Differences Between Archives, Libraries, and Museums
The History Trust is composed of a variety of organizations, and they hold diverse historical collections. We have libraries that hold archives, archives that include small objects, museums and historical societies that have libraries, nonprofits that have collected records of their own history, etc.
What’s the difference between libraries, museums, and archives anyway?
In the article The Museum-Library-Archive, Howard Besser provides a simplified explanation of the differences. They are: mission, what is collected, how works are organized, and how the institution relates to its users.
- The traditional library is based upon individual items (generally not unique) and is user-driven. Areas are accessible to the public for browsing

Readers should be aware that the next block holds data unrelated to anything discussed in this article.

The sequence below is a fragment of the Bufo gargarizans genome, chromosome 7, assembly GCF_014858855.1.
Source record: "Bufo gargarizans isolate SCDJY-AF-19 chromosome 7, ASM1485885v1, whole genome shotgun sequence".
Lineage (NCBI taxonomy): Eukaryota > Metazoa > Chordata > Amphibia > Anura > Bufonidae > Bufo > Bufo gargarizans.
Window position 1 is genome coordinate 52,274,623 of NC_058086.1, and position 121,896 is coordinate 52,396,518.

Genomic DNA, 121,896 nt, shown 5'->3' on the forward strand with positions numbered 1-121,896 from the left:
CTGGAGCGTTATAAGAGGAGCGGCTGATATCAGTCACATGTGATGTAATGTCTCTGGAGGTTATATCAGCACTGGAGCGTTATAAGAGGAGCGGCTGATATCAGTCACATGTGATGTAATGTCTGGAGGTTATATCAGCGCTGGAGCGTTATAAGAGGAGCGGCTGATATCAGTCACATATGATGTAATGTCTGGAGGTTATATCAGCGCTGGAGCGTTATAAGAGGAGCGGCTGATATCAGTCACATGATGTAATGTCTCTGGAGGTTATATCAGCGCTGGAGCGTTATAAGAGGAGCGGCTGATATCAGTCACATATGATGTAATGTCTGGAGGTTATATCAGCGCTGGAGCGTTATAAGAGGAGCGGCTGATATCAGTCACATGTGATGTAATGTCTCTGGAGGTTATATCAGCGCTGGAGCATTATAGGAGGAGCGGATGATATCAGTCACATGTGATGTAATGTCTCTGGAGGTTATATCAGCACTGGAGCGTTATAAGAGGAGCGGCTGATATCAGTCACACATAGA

- Archives manage groups of works and focus on maintaining a particular context for the overall collection. Archives tend to be research driven and public access is restricted.
- Museums collect specific objects and provide curatorial context for each of them; they are curator driven.
So, when sitting in your library or museum or archive the differences matter; follow the article link above for more, or check out resources at Preserving Collections. Besser observes, however, that digital repositories—like Digital Archive—”offer the possibility of users navigating through a vast number of representations of objects and cataloging records on their own, making their own links between works, and in some ways challenging the previously exclusive power of the curator to juxtapose and interpret. . . . All these technological changes begin to blur the formerly sharp distinctions between libraries, museums, and archives in an online environment.”
It doesn’t matter what your organization is called! We’re in this together, sharing our historical collections with all.